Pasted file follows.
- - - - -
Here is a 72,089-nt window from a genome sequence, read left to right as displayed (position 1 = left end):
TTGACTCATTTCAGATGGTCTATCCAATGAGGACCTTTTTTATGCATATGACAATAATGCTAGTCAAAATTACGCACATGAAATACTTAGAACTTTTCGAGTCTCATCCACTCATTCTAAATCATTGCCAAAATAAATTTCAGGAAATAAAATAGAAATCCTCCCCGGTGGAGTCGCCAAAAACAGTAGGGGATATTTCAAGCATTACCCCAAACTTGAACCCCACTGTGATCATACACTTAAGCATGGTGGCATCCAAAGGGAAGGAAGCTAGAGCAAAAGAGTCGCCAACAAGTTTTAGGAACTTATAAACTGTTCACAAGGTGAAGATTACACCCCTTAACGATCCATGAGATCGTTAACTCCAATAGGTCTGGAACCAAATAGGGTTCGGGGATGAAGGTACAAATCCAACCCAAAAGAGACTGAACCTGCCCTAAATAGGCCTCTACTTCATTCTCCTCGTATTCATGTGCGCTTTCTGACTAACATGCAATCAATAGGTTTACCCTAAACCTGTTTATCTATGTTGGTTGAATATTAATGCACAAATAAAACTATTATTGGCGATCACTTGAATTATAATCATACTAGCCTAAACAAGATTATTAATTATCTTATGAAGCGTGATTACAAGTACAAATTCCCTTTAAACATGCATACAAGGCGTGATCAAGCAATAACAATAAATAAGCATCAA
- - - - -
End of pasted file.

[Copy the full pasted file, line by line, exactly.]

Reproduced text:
Here is a 72,089-nt window from a genome sequence, read left to right as displayed (position 1 = left end):
TTGACTCATTTCAGATGGTCTATCCAATGAGGACCTTTTTTATGCATATGACAATAATGCTAGTCAAAATTACGCACATGAAATACTTAGAACTTTTCGAGTCTCATCCACTCATTCTAAATCATTGCCAAAATAAATTTCAGGAAATAAAATAGAAATCCTCCCCGGTGGAGTCGCCAAAAACAGTAGGGGATATTTCAAGCATTACCCCAAACTTGAACCCCACTGTGATCATACACTTAAGCATGGTGGCATCCAAAGGGAAGGAAGCTAGAGCAAAAGAGTCGCCAACAAGTTTTAGGAACTTATAAACTGTTCACAAGGTGAAGATTACACCCCTTAACGATCCATGAGATCGTTAACTCCAATAGGTCTGGAACCAAATAGGGTTCGGGGATGAAGGTACAAATCCAACCCAAAAGAGACTGAACCTGCCCTAAATAGGCCTCTACTTCATTCTCCTCGTATTCATGTGCGCTTTCTGACTAACATGCAATCAATAGGTTTACCCTAAACCTGTTTATCTATGTTGGTTGAATATTAATGCACAAATAAAACTATTATTGGCGATCACTTGAATTATAATCATACTAGCCTAAACAAGATTATTAATTATCTTATGAAGCGTGATTACAAGTACAAATTCCCTTTAAACATGCATACAAGGCGTGATCAAGCAATAACAATAAATAAGCATCAA